Twitter is the latest tech company to reveal figures showing women are still underrepresented in the information and communication technology (ICT) workforce.
Men make up 70% of the overall staff and women just 30%, according to a blog post by Janet Van Huysse, the company’s vice president for diversity and inclusion.
But within technical jobs at the social media giant only one in ten of employees are women, she also revealed.
Lately everyone seems to be talking about attracting women to ICT. Last year, Stanford University released the She++ documentary about recruiting women to study computing that was screened in 11 countries.
Google made a big splash last month with its new venture, Made with Code, aimed at inspiring girls to try coding.
Other ventures include TechGirls, Digital Divas and RoboGals.
Why the focus on girls and women?
Twitter isn’t the only ICT company in which women are vastly underrepresented.
Pinterest has also revealed that only 40% of its overall staff are women and that figure drops to just 21% of the technical workforce.
Google said in May that 30% of its overall workforce is female, although only 17% of its technical workforce. LinkedIn and Facebook have similar numbers.
Australia’s gender numbers look much the same. A 2013 survey by the Australian Computer Society found that women made up 28% of all ICT workers across a range of industries, and about 18% of the technical and professional workforce within the ICT industry itself.
Why does this matter?
The ICT sector is doing well, regardless of this gender imbalance. Technology is one of the primary drivers of the modern economy and a sector where productivity is rapidly increasing.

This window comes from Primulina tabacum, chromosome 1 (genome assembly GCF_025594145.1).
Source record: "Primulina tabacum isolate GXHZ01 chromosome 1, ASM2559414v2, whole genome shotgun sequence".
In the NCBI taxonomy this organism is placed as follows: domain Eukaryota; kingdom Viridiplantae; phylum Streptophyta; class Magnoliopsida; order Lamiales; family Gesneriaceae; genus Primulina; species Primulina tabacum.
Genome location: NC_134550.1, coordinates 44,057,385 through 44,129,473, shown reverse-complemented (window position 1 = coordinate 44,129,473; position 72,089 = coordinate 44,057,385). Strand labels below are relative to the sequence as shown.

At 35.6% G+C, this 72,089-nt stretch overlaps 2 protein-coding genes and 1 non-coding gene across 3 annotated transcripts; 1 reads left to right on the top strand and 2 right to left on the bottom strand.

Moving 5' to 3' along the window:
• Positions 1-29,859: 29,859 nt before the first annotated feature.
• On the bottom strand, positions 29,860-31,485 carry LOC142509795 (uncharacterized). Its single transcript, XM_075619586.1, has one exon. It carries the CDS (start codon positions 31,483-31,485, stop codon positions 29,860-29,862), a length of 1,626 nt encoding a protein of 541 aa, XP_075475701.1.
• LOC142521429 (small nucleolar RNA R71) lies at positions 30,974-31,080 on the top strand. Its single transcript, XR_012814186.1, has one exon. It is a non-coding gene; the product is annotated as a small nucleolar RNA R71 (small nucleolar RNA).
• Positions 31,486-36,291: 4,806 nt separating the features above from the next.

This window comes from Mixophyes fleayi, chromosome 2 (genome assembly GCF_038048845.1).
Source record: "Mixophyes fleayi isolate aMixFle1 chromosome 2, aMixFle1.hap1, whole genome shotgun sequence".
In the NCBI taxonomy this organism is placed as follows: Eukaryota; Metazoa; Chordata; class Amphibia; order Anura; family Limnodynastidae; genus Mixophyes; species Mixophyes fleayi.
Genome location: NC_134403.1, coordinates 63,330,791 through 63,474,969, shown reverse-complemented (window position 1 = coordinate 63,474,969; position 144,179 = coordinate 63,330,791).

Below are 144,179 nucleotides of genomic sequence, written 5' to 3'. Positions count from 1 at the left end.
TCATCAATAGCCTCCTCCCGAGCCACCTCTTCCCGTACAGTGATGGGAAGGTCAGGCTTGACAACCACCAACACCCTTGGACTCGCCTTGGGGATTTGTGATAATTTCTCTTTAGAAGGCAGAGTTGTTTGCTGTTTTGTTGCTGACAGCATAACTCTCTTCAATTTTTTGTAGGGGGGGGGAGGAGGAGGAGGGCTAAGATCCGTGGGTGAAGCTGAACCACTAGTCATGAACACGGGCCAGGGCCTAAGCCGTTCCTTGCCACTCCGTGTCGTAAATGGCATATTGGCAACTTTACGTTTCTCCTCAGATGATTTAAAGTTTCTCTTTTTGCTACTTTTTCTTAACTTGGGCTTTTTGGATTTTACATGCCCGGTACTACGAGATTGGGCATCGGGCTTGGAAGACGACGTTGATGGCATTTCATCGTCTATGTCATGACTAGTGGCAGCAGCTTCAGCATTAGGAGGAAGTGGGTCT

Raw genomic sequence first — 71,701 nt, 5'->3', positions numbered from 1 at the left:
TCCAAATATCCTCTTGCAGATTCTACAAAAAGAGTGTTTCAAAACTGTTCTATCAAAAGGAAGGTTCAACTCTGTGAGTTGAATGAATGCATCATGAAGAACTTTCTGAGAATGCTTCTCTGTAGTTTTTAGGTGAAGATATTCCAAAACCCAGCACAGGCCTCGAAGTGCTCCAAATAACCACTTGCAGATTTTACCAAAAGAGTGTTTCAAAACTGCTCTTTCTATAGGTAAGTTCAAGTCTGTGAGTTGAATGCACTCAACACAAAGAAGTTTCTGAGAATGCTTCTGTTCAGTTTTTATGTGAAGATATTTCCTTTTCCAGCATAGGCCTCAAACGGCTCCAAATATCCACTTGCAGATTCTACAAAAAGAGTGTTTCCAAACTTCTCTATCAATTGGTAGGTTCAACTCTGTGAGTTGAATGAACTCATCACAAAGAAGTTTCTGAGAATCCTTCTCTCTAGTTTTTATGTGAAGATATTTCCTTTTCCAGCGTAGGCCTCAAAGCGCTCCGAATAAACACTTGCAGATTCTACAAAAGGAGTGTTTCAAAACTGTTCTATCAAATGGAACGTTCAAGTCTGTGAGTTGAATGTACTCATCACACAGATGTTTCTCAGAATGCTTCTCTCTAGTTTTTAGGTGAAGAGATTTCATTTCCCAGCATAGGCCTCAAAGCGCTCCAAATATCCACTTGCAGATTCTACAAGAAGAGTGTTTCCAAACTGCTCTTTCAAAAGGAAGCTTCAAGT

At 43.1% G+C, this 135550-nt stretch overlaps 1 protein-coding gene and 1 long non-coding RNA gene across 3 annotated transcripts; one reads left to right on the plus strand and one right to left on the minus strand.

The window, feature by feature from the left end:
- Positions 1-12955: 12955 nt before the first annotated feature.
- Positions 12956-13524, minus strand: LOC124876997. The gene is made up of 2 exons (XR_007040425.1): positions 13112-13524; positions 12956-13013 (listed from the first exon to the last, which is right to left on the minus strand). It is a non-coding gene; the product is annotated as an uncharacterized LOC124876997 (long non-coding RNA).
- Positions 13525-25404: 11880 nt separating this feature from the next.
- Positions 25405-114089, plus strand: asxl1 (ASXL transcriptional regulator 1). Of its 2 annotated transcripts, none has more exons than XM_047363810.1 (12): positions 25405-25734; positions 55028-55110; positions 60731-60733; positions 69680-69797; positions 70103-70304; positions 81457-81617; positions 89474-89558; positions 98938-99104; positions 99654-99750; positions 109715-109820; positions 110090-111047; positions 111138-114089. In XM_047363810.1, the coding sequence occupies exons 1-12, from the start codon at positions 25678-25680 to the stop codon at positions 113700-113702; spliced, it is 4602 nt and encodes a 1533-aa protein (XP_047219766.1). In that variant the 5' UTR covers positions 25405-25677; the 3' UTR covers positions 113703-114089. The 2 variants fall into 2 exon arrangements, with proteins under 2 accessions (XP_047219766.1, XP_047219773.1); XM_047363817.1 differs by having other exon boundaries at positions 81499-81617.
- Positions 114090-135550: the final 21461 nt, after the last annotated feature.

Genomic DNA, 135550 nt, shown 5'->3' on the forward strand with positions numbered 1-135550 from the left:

Salaries are good and rising. Job growth has remained consistent, despite the current economic crisis. But Europe projects a deficit of at least 700,000 skilled ICT workers by 2015, and the Australian Workforce and Productivity Agency projects shortfalls in most ICT occupations by 2025.
An ICT workforce without women is bad for women. Women will be left behind economically. Women will be shut out of some of the most influential positions in industry and government due to lack of relevant skills and experience. Women’s interests will not be adequately represented in the products and services produced by the ICT industry.
An ICT workforce without women is bad for the ICT industry and more broadly for the economy. If women do not enter the industry, it will be difficult to meet projected demand for ICT skills.
Perhaps more importantly, diversity is good for business. According to the US National Center for Women in Technology: